Prior to leaving my position at the Children’s Hospital of Philadelphia Research Institute in early December 2016, I wrote the following stories which were later published in February and March 2017:
I wrote the following stories published in December 2016 and January 2017 by the Children’s Hospital of Philadelphia Research Institute:
CHOP Research In the News: Hypertension, Cancer Survivors’ Parents, Breastfeeding, Antibiotics, Allergies
I wrote (or edited, as noted) the following articles published in October 2016 by the Children’s Hospital of Philadelphia Research Institute:
I noticed a CHOP-affiliated co-author, Dr. Ganetzky, listed on a piece in the journal Academic Medicine calling for action on gender equality. I approached Dr. Ganetzky with the idea for a guest blog post on the subject and worked with her to refine and edit the post for publication.
CHOP Research In the News: Cancer Moonshot Yields Data-Sharing Initiatives, Hemophilia Surprise, Mitochondrial Medal
I wrote the following stories published by The Children’s Hospital of Philadelphia Research Institute in September 2016:
I wrote the following articles published by The Children’s Hospital of Philadelphia Research Institute in April 2016:
Originally published in Bench to Bedside, the CHOP Research monthly publication.
I prepared this article based on the project descriptions and email correspondence with the investigators.
Many cancer treatments have harmful side effects when they act on healthy tissues in addition to cancer cells. A team led by Garrett M. Brodeur, MD, director of the Cancer Predisposition Program at CHOP, and funded by a CURE grant, is seeking ways to increase drug delivery to the tumors to improve drugs’ effectiveness while reducing their toxicity.
Their method uses tiny nanoparticles as delivery vehicles. Nanoparticles are a promising way to get drugs into tumors because tumor blood vessels are leaky, and the nanoparticles can enter the tumor much more easily than normal tissues.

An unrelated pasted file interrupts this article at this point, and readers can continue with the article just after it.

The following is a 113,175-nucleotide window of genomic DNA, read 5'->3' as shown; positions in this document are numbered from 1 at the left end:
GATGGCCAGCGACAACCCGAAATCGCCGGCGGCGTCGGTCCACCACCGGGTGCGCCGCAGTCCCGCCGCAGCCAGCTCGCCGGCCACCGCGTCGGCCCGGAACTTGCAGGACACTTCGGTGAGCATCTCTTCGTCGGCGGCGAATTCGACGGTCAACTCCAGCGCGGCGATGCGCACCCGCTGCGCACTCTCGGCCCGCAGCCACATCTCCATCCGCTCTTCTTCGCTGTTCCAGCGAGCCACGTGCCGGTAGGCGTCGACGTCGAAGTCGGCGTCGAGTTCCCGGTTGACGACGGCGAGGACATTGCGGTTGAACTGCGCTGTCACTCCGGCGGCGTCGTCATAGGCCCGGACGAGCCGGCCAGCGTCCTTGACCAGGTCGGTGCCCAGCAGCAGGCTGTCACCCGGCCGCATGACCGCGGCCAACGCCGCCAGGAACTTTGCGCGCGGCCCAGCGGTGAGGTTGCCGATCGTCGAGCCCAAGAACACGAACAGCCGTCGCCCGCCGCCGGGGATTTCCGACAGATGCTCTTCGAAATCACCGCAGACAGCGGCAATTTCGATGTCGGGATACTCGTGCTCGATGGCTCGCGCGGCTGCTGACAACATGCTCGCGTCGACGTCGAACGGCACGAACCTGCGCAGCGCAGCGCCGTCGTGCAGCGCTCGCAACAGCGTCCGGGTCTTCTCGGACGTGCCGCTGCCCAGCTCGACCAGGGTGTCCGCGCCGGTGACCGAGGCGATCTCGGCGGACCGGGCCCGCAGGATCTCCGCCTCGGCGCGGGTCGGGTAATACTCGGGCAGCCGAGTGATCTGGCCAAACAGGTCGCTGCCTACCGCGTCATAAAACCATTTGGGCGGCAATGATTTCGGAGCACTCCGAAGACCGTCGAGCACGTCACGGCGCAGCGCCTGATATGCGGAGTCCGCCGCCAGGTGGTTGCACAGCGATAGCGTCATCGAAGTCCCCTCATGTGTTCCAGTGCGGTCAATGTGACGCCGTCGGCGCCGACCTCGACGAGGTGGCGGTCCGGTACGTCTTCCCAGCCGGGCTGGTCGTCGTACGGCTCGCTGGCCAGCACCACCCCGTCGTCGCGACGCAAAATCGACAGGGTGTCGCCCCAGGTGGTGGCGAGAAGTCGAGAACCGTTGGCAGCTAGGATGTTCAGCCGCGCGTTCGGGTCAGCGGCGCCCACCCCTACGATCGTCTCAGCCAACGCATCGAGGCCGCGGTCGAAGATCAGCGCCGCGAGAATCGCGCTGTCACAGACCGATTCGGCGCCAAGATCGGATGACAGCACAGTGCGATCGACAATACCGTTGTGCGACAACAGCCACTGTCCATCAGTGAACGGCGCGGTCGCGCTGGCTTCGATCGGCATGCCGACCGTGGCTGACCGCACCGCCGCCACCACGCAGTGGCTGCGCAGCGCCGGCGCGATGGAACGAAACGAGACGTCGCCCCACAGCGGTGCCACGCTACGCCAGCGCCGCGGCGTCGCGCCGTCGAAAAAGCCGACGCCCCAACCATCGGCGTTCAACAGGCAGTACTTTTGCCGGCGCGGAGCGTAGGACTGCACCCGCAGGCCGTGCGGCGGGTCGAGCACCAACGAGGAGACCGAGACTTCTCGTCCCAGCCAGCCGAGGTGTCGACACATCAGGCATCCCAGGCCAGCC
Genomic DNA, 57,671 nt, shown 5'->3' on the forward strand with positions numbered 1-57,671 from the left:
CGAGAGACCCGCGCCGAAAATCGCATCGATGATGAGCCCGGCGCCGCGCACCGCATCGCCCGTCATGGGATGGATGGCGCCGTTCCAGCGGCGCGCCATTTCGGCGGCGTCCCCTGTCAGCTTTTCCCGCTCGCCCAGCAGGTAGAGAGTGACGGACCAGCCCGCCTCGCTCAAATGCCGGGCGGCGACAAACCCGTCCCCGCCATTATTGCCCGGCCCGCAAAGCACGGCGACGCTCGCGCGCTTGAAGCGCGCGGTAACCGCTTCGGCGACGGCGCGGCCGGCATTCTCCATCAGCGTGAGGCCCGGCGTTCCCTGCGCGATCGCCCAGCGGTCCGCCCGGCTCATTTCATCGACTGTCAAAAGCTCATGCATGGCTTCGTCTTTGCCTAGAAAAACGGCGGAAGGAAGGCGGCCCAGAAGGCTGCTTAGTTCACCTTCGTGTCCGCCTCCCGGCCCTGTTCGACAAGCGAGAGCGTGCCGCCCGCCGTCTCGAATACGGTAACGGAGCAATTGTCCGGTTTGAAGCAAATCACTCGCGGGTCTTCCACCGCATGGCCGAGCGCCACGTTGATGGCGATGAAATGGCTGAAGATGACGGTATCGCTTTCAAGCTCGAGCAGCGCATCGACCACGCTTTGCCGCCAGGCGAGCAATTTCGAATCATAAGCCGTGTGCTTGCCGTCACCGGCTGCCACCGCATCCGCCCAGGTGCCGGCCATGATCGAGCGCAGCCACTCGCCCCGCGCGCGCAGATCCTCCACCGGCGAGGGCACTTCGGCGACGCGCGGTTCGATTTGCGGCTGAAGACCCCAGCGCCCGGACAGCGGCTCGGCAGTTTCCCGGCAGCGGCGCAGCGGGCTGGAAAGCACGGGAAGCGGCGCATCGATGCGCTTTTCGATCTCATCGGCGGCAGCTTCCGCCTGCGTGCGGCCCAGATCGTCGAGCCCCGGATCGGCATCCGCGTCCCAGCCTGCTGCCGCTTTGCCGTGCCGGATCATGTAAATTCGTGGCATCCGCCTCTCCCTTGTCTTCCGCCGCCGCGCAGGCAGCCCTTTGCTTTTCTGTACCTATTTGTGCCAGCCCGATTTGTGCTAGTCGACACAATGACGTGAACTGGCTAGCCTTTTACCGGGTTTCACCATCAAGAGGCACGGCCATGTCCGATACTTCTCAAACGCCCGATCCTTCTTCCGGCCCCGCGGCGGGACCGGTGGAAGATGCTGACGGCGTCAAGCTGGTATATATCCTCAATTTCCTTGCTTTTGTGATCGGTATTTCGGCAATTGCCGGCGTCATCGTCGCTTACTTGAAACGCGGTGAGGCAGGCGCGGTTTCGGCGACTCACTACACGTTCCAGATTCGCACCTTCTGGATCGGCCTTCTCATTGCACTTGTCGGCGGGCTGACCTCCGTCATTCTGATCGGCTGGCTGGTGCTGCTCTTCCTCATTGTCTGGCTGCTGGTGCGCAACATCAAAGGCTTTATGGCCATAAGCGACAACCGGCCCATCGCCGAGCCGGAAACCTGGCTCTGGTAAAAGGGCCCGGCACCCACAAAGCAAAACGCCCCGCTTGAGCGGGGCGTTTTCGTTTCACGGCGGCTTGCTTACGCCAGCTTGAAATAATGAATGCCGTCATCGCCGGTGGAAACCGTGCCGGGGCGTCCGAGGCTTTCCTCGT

“By increasing drug delivery to tumors by one or two orders of magnitude, we can achieve dramatically better anti-tumor effects while simultaneously decreasing total drug exposure to patients,” Dr. Brodeur said.
Originally published on Cornerstone, the CHOP Research Blog.
I composed this original article based on an interview with the investigator.
Today at the White House, President Obama welcomed guests, including Adam Resnick, PhD, representing The Children’s Hospital of Philadelphia, for a morning of remarks and discussions about what the Precision Medicine Initiative (PMI) has achieved to date, and how it can take the next steps into the new era of medicine that delivers the right treatment at the right time to the right person. One way CHOP will be an integral part of that effort is through its commitment to data-driven discovery in pediatrics.
The PMI, which President Obama first announced in his 2015 State of the Union speech, launched last year with a White House event attended by CHOP leukemia patient Emily Whitehead and by the hospital’s then-CEO, Steven Altschuler, MD. The pair was invited in recognition of the progress at CHOP and the University of Pennsylvania in developing an investigational precision-medicine T-cell therapy for cancer patients like Emily.
But that type of discovery is only one part of the precision medicine equation, according to Dr. Resnick, co-director and co-founder of CHOP’s new Center for Data-Driven Discovery in Biomedicine (D3B).
“Even to make a new T-cell therapy, you have to begin with data about what to target,” Dr. Resnick said. “The other side of the coin in harnessing the potential of precision medicine is empowering the pediatric community to share and use data transparently and collaboratively through initiatives that connect patients, clinicians, and researchers to that data.”